Where is the motivation in our schools structure?

Before children enter school, motivation comes naturally. Infants want to learn to walk, to get where they want to go. They learn to talk to communicate their needs. Motivation seems like a natural instinct. As 5 year-olds enter our schools they are self-motivated to learn, and explore. Discover in itself seems to engage and keeps students moving down the learning trail. Then out of nowhere students seem to loose the spark. Not all of them, but enough to make a noticeable difference. Teachers have to put on a “show” to engage learners, often struggling to hold their complete attention. It seems these students start loosing the fire for “School” learning around 4th grade and it stays un-sparked till high school. Why is this? Could it be school structure?

There are many reasons students, loose the desire for prescribed learning during these “middle” years of school. I am going to focus on ONE key reason that educators should examine for change. SCHOOL STRUCTURE: Here are a few questions to ponder:

1. Is it appropriate to place 9-14 year olds to sit in desks, quietly for an 8 hour day, expected to learn, surrounded by 30 of their peers? Do adults learn well in this environment?

No, not appropriate. Students need to have freedom to move around, get comfortable, socialize and have private spaces. Schools should look more like coffee shops or book stores, filled with comfortable seating and meeting places. Teachers should move freely among the students asking questions, checking in, giving feedback, while allowing students to learn at their on pace. Look at the office environments of Google and Mircosoft of inspiration here.

2. Would you work hard to learn, knowing you will move on to the next topic/level after a period of time?

After a couple of years in school, student realize that the they move on to the next level with or without effort. Grades might suffer but they are just LETTERS. Do any of us really like to work hard? (Well we do when we find passion) Students are still exploring for their passions, hard work always meets resistance at first. Schools need to foster passions, not force work towards the unknown. Students are turning off on subjects because they are hard before passion has a chance to set in. A current student told me he was bad at science. His passion was working as an audio technician at a teen night club. It took awhile but now he is excited to learn about sound and waves in science class. Schools structures make it too easy for student to sit back and arrive at the next level instead of earning it.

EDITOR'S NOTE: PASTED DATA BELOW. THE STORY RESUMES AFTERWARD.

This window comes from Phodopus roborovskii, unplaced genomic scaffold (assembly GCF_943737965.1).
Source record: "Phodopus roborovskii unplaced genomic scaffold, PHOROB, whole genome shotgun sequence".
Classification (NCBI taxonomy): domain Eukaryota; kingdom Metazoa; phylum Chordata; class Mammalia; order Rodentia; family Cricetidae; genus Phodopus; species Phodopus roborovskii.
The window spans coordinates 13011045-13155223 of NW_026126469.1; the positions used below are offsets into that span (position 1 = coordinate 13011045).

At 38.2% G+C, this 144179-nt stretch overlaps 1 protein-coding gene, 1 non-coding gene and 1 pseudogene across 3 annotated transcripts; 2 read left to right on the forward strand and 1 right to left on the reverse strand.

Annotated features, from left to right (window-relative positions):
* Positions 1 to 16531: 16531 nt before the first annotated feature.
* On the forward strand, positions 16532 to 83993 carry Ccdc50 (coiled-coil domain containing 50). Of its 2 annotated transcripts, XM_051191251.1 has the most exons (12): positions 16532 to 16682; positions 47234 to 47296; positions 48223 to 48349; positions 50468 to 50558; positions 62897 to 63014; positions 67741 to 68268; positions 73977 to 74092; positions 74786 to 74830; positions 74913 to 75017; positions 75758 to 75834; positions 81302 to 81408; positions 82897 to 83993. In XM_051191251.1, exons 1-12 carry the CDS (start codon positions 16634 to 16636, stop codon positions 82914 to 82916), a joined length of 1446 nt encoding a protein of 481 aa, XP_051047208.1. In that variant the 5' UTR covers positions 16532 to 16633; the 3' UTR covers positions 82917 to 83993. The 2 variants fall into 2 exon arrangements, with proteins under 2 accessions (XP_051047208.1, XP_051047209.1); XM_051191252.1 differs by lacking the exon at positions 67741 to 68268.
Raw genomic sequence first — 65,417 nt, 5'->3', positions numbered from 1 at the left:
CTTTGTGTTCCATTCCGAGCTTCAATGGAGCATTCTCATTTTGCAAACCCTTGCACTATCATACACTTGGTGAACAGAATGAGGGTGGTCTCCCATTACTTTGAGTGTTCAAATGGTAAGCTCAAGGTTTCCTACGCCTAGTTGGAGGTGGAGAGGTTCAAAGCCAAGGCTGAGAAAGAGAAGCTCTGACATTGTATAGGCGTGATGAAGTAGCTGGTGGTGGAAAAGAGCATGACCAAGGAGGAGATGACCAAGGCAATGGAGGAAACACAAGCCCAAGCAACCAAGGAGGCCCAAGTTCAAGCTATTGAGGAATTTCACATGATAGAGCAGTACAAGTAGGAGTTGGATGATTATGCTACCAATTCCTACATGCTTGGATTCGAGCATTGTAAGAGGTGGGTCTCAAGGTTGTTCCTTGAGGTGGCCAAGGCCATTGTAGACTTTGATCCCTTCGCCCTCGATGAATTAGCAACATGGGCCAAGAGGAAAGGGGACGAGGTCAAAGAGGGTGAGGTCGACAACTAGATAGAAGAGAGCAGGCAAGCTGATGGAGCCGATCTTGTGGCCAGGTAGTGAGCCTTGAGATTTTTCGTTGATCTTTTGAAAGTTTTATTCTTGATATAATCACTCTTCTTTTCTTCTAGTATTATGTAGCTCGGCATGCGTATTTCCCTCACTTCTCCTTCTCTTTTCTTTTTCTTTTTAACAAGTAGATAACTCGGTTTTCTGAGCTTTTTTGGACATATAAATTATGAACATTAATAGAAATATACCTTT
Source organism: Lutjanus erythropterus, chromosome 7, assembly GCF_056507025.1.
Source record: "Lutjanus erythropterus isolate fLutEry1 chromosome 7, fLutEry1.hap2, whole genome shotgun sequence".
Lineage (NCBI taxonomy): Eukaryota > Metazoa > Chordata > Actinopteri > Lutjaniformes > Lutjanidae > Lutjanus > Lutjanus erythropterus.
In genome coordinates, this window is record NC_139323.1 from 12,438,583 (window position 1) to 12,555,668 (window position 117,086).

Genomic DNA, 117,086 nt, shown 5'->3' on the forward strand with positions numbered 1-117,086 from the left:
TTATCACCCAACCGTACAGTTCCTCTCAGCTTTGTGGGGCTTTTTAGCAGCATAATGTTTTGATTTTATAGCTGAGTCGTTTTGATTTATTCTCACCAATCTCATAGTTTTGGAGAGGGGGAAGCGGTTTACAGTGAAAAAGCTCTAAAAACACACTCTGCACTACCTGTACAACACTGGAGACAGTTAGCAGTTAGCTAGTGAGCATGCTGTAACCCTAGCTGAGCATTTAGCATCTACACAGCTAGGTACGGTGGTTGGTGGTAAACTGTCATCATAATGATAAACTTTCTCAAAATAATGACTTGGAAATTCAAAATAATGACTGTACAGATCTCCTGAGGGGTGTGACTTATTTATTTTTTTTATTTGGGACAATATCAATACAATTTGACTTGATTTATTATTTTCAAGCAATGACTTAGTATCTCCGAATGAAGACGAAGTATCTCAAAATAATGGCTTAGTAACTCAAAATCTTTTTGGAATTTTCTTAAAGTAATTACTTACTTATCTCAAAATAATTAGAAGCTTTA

3. Should kids be told what is important to learn? or discover what is important to their lives?

The curriculum in schools is to defined. Requiring specific units of study, without giving students time to explore a topic based on their own interests. In my science curriculum we spend so much time studying the plant kingdom, heredity and genetics during our biology unit. Students always ask great questions about Animals. While I do answer their questions we don’t have time to explore the animal kingdom as much as students desire. Teachers are told to teach to students learning styles, isn’t their learning desires apart of their style? Curriculum needs to be more open ended. What students learn in school isn’t really important it is HOW they learn that is. Once a student learns how to learn anything will be accomplished.

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